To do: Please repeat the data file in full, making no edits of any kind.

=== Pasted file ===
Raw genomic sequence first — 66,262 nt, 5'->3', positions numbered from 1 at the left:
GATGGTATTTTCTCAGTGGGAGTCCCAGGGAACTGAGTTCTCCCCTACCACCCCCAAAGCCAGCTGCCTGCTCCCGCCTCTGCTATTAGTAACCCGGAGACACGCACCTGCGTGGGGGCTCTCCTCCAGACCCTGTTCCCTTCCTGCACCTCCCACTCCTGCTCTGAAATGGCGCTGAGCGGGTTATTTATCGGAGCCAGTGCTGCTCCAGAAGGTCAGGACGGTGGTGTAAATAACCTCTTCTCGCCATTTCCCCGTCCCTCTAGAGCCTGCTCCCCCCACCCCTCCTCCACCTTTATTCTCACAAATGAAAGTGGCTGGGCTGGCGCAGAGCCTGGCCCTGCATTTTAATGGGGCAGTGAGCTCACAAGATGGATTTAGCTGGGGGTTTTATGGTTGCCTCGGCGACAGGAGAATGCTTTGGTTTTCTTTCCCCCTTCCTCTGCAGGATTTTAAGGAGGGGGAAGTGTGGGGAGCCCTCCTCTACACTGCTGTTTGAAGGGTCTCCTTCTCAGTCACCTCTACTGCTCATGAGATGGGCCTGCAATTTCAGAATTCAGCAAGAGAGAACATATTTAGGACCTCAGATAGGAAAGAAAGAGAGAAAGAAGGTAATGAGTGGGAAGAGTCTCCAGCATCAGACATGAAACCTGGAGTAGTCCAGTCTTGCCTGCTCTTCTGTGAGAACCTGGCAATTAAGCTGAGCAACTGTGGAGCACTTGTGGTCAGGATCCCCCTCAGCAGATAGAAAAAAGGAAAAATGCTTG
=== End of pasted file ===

Raw genomic sequence first — 66,262 nt, 5'->3', positions numbered from 1 at the left:
GATGGTATTTTCTCAGTGGGAGTCCCAGGGAACTGAGTTCTCCCCTACCACCCCCAAAGCCAGCTGCCTGCTCCCGCCTCTGCTATTAGTAACCCGGAGACACGCACCTGCGTGGGGGCTCTCCTCCAGACCCTGTTCCCTTCCTGCACCTCCCACTCCTGCTCTGAAATGGCGCTGAGCGGGTTATTTATCGGAGCCAGTGCTGCTCCAGAAGGTCAGGACGGTGGTGTAAATAACCTCTTCTCGCCATTTCCCCGTCCCTCTAGAGCCTGCTCCCCCCACCCCTCCTCCACCTTTATTCTCACAAATGAAAGTGGCTGGGCTGGCGCAGAGCCTGGCCCTGCATTTTAATGGGGCAGTGAGCTCACAAGATGGATTTAGCTGGGGGTTTTATGGTTGCCTCGGCGACAGGAGAATGCTTTGGTTTTCTTTCCCCCTTCCTCTGCAGGATTTTAAGGAGGGGGAAGTGTGGGGAGCCCTCCTCTACACTGCTGTTTGAAGGGTCTCCTTCTCAGTCACCTCTACTGCTCATGAGATGGGCCTGCAATTTCAGAATTCAGCAAGAGAGAACATATTTAGGACCTCAGATAGGAAAGAAAGAGAGAAAGAAGGTAATGAGTGGGAAGAGTCTCCAGCATCAGACATGAAACCTGGAGTAGTCCAGTCTTGCCTGCTCTTCTGTGAGAACCTGGCAATTAAGCTGAGCAACTGTGGAGCACTTGTGGTCAGGATCCCCCTCAGCAGATAGAAAAAAGGAAAAATGCTTG